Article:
Artificial Intelligence (AI) sounds exciting in terms of what AI can do for humans; however, a more fully automated world comes with a price — many jobs lost that were previously performed by humans. This is especially true in specific employment sectors: sales, customer service, transportation, shipping/logistics and healthcare/legal paraprofessionals.
A recent article posted on Futurism.com walks through each of these sectors and how they will be impacted by AI.
Sales, Customer Service, and Transportation Go First
When it comes to sales, lead generation is critical in terms of profiling online behavior to discover viable opportunities. AI likely will take over to reveal the optimum leads for sales teams to follow.
As far as customer service, by 2020, it is predicted that 85% of customer service transactions could be handled by AI. This would happen because AI transactions would feel more human based on more advanced personalization.
Transportation could be revolutionized by AI. Every years millions of people are injured and many thousands are killed in traffic accidents caused by humans drivers. Self-driving cars will be available for consumers within the next year or two, and it is believed that they will be programmed better to avoid accidents. Moreover, delivery and long-haul drivers, as well as public drivers, ultimately may lose their jobs to self-driving vehicles.
As far as shipping and logistics, the handling of the management of route systems and delivery speeds, as well as warehousing and space allocation for containers and trucks, likely will be powered by AI — with humans losing jobs.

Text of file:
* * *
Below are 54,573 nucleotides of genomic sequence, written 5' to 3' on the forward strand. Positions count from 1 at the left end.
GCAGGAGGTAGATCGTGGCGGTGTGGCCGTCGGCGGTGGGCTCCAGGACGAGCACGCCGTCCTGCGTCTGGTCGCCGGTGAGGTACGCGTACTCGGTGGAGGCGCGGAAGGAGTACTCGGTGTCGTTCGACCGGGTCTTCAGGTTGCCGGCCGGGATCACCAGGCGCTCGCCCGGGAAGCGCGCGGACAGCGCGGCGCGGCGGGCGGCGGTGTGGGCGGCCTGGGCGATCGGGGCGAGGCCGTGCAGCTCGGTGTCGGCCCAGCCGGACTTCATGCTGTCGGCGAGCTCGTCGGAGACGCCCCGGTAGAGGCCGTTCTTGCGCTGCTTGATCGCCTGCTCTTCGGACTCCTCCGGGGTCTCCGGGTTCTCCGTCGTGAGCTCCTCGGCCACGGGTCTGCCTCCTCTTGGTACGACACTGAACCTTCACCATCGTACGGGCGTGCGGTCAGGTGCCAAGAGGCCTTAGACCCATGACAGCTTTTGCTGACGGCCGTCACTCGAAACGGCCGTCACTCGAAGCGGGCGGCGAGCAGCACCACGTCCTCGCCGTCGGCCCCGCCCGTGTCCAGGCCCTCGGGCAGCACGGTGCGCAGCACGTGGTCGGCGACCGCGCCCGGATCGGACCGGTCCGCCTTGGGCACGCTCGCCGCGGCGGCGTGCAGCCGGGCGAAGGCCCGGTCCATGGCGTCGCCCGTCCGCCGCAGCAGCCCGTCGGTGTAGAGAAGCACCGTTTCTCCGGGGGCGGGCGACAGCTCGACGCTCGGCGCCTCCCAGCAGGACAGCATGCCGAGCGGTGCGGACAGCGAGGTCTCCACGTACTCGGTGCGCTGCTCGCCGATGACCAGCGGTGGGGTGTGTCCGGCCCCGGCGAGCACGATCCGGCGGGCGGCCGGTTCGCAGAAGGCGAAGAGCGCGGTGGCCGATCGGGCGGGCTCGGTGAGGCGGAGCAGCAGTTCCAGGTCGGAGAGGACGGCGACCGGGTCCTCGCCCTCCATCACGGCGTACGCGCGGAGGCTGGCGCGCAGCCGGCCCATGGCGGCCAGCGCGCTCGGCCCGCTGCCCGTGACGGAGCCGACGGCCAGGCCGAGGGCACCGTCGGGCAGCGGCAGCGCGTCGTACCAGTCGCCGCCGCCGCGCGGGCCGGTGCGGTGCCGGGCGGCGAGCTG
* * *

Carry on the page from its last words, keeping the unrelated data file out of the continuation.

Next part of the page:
And when it comes to healthcare and legal paraprofessionals, they could lose jobs as AI robots become more capable of searching databases for potential legal and medical solutions.
So yes, AI is exciting in terms of what can be done for humans; however, along the way some humans will be forced out of jobs that they previously performed.
Eric Sinrod (@EricSinrod on Twitter) is a partner in the San Francisco office of Duane Morris LLP, where he focuses on litigation matters of various types, including information technology and intellectual property disputes. You can read his professional biography here. To receive a weekly email link to Mr. Sinrod’s columns, please email him at email@example.com with Subscribe in the Subject line. This column is prepared and published for informational purposes only and should not be construed as legal advice. The views expressed in this column are those of the author and do not necessarily reflect the views of the author’s law firm or its individual partners.